Tuesday, December 8, 2009

Center for Biological Wins Alaskan Forest Fight

Posted By on Tue, Dec 8, 2009 at 4:27 PM

The Tucson-based Center for Biological Diversity is one of the environmental groups that have staved off timber sales in Alaska's Tongass National Forest. A key point int the legal fight:

The Orion North plan would have cost taxpayers $1,579,880 to build roads into a pristine area for a timber sale in a national forest that would generate only $140,635 for the trees. This expense would cost taxpayers nearly 11 times the revenues generated by the sale.

Here's the center's release:

ANCHORAGE— U.S. District Judge John Sedwick issued an injunction late Monday halting the Orion North timber sale in the Tongass National Forest. The court ordered the Forest Service to reevaluate the project because the costs for the timber sale have skyrocketed since the project was proposed a decade ago while revenues have dropped dramatically.

The Orion North project was planned in an ecologically rich, roadless area at the heart of the Sea Level Creek watershed, the last remaining roadless watershed in Thorne Arm, on Revilla Island near Ketchikan in the Tongass National Forest. The sale would have required six miles of new roads to clearcut 4.3 million board-feet of old-growth forest.

The central issue in the case was a Final Environmental Impact Statement developed

more than 10 years ago, in May 1999. Timber economics in the region have changed dramatically in the past decade as the bottom has fallen out of Tongass timber markets. Costs for road building have soared while revenues from timber sales have plummeted, resulting in huge taxpayer subsidies not disclosed in the 1999 document.

The Orion North plan would have cost taxpayers $1,579,880 to build roads into a pristine area for a timber sale in a national forest that would generate only $140,635 for the trees. This expense would cost taxpayers nearly 11 times the revenues generated by the sale.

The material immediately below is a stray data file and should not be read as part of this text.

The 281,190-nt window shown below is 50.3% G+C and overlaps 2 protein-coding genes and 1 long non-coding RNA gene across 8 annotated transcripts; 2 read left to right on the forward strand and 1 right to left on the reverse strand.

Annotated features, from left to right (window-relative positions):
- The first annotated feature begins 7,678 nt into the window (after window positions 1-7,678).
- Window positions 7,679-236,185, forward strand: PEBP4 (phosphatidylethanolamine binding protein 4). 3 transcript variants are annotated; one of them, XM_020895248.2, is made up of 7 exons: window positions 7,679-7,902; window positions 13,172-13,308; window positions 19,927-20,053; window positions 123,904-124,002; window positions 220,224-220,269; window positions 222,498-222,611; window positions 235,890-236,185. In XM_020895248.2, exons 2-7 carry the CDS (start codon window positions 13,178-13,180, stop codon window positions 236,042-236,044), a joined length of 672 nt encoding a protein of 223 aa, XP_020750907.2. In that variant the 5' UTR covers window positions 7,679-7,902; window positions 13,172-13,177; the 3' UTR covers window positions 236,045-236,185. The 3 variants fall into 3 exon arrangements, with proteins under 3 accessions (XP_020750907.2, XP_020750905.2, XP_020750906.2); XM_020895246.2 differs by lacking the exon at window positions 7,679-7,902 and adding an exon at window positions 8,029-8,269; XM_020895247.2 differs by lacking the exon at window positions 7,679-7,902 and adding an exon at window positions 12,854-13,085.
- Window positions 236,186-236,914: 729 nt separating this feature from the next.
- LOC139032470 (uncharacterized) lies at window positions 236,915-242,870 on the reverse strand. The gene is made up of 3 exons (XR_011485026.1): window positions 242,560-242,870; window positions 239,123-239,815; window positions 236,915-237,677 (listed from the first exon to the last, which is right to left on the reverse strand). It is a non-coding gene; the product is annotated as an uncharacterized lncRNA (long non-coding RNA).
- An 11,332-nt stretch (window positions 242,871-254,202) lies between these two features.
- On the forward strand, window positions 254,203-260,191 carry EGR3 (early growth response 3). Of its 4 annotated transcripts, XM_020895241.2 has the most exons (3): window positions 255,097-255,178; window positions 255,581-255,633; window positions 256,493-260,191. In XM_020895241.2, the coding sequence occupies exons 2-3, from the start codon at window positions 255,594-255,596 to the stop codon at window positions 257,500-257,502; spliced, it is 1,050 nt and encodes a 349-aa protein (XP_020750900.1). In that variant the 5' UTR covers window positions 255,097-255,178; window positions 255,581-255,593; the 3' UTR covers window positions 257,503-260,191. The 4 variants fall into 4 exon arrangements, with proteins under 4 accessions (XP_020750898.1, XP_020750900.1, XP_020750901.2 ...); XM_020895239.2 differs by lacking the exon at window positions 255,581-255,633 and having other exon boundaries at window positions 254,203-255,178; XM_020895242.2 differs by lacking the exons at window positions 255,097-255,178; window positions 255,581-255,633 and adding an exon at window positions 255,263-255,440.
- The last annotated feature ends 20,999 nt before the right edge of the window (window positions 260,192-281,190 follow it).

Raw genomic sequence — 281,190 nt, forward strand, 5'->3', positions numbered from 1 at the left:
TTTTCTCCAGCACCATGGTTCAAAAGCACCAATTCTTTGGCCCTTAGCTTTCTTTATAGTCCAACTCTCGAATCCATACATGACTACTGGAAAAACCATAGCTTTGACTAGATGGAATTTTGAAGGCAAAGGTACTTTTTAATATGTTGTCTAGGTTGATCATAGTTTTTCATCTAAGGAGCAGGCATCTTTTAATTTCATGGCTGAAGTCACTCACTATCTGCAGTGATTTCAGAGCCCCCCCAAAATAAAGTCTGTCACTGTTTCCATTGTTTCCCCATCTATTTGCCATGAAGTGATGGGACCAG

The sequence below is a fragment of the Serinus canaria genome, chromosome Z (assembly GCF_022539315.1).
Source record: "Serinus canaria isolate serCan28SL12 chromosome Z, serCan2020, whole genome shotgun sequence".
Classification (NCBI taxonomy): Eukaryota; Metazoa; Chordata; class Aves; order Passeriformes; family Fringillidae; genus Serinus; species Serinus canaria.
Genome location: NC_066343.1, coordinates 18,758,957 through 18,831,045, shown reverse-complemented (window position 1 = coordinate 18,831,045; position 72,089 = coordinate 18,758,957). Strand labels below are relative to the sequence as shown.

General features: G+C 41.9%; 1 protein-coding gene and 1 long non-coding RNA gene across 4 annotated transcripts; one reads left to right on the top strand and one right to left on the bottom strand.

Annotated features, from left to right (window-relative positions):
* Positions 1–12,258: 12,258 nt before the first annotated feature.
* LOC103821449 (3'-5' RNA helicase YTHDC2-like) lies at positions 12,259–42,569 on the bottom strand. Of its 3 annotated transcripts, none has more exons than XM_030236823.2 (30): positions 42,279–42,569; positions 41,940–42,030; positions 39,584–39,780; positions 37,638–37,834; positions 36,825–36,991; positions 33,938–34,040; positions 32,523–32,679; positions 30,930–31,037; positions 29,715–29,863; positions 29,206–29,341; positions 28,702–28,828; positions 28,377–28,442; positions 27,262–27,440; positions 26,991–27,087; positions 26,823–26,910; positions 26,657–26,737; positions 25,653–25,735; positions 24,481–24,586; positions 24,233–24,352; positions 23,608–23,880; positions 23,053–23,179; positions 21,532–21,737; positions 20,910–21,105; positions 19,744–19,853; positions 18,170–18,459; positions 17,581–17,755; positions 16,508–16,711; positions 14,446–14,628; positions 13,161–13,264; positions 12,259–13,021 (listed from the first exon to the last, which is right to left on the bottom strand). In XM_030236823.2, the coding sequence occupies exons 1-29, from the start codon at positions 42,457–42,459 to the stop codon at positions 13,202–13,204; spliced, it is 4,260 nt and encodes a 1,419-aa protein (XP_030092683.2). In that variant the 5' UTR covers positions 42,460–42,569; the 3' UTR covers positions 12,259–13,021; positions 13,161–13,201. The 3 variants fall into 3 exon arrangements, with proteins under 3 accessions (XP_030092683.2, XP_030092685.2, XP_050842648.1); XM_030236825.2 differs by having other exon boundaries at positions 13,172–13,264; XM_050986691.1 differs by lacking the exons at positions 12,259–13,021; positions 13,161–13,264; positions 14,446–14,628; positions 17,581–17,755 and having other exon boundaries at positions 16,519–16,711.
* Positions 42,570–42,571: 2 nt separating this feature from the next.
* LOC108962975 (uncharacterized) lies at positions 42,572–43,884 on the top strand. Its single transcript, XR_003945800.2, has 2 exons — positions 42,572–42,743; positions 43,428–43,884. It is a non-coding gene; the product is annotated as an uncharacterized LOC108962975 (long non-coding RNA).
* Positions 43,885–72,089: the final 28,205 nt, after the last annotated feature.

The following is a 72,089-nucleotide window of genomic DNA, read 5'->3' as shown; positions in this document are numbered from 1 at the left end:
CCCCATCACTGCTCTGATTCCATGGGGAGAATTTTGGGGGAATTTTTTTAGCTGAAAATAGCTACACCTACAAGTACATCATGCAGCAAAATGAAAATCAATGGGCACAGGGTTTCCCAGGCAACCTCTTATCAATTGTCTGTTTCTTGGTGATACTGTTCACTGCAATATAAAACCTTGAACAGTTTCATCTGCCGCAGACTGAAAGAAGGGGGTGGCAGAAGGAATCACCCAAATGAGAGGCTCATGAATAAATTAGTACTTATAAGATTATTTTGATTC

“The court’s ruling recognizes that timber sales like this one in a roadless area of the Tongass are a waste of taxpayer money,” said Kate Glover of Earthjustice Alaska, who represented the coalition of groups that challenged this sale. “This decision protects one of the last pristine areas in the Thorne Arm, the trees have more value standing than cut down.”

Carol Cairnes of the Tongass Conservation Society praised the decision and stated: “We hope the Obama administration will realize that building roads for timber sales in roadless areas of the Tongass doesn’t pencil out. It’s time to protect the roadless areas of the Tongass by ending the Tongass exemption to the roadless rule.”

Larry Edwards of Greenpeace echoed the sentiment: “We should not spend one more dollar on timber sales like this one. It’s time to put taxpayer money into projects that make more sense and provide needed jobs on the Tongass like in stream restoration, culvert repairs and other backlogged road maintenance, and eradication of invasive plants.”

“Clearcutting old growth in a roadless area made little sense in 1999 and makes even less sense today,” said Taylor McKinnon, public lands campaigns director at the Center for Biological Diversity. “Biodiversity and carbon reserves should be protected in the face of climate disruption, not liquidated for dubious economic purposes.”

“Failing to accurately inform the public about the cost of Tongass timber sales is the common practice in almost all roadless timber sales, and the Forest Service needs to come clean on this issue,” said Mark Rorick, chair of the Juneau-group Sierra Club.

Earthjustice attorneys represented Tongass Conservation Society, Sierra Club, Natural Resources Defense Council, Greenpeace, Center for Biological Diversity, and Cascadia Wildlands Project in this case.

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